Facebook Fairness Hearing Back In The News

Last August, the Department of Corporations approved the acquisition of Instagram, Inc. by Facebook, Inc. following a fairness hearing.  See DOC Calls It Fair.  According to this Los Angeles Times story by Salvador Rodriguez, Facebook officially closed the acquisition a few days later.  Although I would have expected that to have been the end of the matter, the

DOC Calls It Fair

Notes on the Facebook fairness hearing At the conclusion of a hearing held yesterday morning, the Department of Corporations approved the acquisition of Instagram, Inc. by Facebook, Inc.  Technically, the Department approved the issuance of a permit to offer and sell the securities.  The hearing was was held pursuant to Corporations Code Section 25142.  See A

A Program Guide To The Facebook Fairness Hearing

As discussed in this earlier post, Facebook, Inc. has requested a fairness hearing before the California Department of Corporations.  Technically, the hearing is being held pursuant to Corporations Code Section 25142 in connection with Facebook’s application for a permit authorizing the issuance of securities to effect its proposed acquisition of Instagram, Inc.   Since a permit may

Facebook “Likes” California’s Fairness Hearing Process!

In this video from January 2011, I spoke about California’s fairness hearing procedure.  California is one of only a handful of states that offer the opportunity to take advantage of the Section 3(a)(10) exemption from registration under the Securities Act of 1933.  This exemption is most typically used by public issuers who wish to acquire a

DOC Finds A Reorganization Can Include A Rehabilitation

Until last year, Ambac Assurance, a Wisconsin domiciled insurer, was one of the largest monoline insurers in the world.  Originally it insured low-risk, public finance bonds.  However, in the 1990s it started to offer financial guarantee insurance on residential mortgage backed securities and collateralized debt obligations of asset-backed securities.  Not surprisingly, Ambac was a casualty of the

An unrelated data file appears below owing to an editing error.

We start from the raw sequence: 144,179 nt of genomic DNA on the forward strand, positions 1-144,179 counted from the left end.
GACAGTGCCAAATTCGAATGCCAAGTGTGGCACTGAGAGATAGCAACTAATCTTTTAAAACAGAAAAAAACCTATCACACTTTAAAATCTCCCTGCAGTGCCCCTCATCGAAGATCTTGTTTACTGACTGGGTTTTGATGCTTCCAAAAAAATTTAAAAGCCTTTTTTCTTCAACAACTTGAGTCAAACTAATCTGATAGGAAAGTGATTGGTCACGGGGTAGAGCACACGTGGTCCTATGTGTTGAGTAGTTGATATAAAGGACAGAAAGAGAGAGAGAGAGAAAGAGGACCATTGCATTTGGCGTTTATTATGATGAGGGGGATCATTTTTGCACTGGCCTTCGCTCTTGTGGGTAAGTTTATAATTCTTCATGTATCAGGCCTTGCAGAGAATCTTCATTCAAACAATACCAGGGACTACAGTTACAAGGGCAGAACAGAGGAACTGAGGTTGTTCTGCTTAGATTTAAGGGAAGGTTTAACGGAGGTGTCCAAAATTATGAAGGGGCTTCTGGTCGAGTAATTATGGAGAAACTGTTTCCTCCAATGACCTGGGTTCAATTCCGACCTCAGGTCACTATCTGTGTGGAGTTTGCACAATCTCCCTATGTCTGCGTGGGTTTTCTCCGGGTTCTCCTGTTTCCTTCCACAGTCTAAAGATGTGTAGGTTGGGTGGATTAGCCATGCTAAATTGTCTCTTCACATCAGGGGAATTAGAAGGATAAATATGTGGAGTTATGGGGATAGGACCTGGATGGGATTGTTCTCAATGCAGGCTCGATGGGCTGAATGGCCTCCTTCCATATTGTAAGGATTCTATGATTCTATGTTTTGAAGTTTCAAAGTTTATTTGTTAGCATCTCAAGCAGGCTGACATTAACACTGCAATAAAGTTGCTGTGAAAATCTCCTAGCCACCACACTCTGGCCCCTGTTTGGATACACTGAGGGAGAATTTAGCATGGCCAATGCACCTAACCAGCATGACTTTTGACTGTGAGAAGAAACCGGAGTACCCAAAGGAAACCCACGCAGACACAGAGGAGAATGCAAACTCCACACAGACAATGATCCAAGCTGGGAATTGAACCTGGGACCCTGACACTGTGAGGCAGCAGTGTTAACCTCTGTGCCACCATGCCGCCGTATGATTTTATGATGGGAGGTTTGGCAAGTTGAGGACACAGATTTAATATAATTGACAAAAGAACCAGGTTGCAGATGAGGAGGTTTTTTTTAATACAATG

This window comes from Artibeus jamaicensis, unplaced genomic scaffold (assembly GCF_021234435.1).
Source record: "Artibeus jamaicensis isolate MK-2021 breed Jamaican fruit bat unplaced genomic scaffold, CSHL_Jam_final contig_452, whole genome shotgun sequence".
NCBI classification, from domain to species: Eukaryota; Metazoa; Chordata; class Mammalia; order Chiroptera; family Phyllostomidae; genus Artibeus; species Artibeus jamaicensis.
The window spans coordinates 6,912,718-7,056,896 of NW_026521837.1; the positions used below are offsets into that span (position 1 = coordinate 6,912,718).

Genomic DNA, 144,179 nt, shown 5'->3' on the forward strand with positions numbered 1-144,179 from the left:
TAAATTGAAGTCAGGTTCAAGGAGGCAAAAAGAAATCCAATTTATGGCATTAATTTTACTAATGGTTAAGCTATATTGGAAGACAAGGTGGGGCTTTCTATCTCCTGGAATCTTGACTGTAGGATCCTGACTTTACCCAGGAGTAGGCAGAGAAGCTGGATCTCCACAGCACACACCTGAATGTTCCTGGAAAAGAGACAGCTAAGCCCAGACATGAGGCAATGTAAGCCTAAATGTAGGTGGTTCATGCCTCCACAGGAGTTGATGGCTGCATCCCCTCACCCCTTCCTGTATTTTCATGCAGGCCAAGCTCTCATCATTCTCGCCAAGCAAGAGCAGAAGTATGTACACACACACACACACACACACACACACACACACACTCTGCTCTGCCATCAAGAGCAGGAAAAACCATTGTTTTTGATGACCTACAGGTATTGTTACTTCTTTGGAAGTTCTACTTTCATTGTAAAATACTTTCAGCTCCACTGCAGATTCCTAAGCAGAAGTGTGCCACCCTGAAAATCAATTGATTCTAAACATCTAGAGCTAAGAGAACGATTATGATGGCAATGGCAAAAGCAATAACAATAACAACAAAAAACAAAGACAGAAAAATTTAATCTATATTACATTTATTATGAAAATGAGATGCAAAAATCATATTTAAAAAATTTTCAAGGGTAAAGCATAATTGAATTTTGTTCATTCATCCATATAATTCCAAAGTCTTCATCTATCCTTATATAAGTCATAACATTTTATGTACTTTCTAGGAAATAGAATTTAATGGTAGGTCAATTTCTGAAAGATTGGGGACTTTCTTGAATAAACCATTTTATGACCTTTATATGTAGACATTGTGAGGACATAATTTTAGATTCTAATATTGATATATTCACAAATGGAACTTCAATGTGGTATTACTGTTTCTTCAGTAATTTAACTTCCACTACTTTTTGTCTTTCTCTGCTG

California’s 50/90 Rule – When Being In Control May Mean That You’re Not

Many out-of-state practitioners are surprised to learn that California has special statutory provisions governing a merger when a constituent corporation (Section 161) or its parent (Section 175) owns, directly or indirectly, more than 50%  of the voting power (Section 194.5) of the other constituent corporation prior to the merger.  This is the so-called “50/90 Rule”.   It can be  found in the last

Fairness Hearings – Shell Companies Need Not Apply

In recent weeks, a number of stories have appeared in the press regarding “reverse mergers” involving shell corporations and Chinese companies.  For example, Joshua Gallu wrote this story for Bloomberg last December. After the Securities and Exchange Commission adopted rule amendments in 2005 governing the use of Forms S-8, 8-K and 20-F by shell companies,

Video: Fairness Hearings: A Faster, Cheaper Alternative To Federal Registration

Video - Fairness Hearings

Watch the video A California fairness hearing can be a faster, cheaper alternative to federal registration under the Securities Act of 1933.  Although fairness hearings can be used in a variety of situations, they are most often used by publicly traded companies using their own securities to acquire another company.  According to the Department of Corporations, the approximate

Fairness Hearings: Not Just For Reorganizations

California attorneys are fortunate to have a wealth of resources at their disposal.  One of these treasures is the Continuing Education of the Bar – California (CEB).  The University of California and the State Bar of California founded CEB more than 60 years ago.  CEB is, however, self-supporting.  Among numerous other publications, the CEB publishes

Want A Fairness Hearing But Paying In Cash – No Problem?

In yesterday’s post, I mentioned California Corporations Code Section 1001(d).  That statute imposes a super-majority shareholder approval requirement for sale of assets transactions covered by Section 1001(a) when the acquiring entity is in “control” of or under common control with the corporation disposing of the assets.  The vote required is 90% of the voting power of the disposing corporation.  “Control”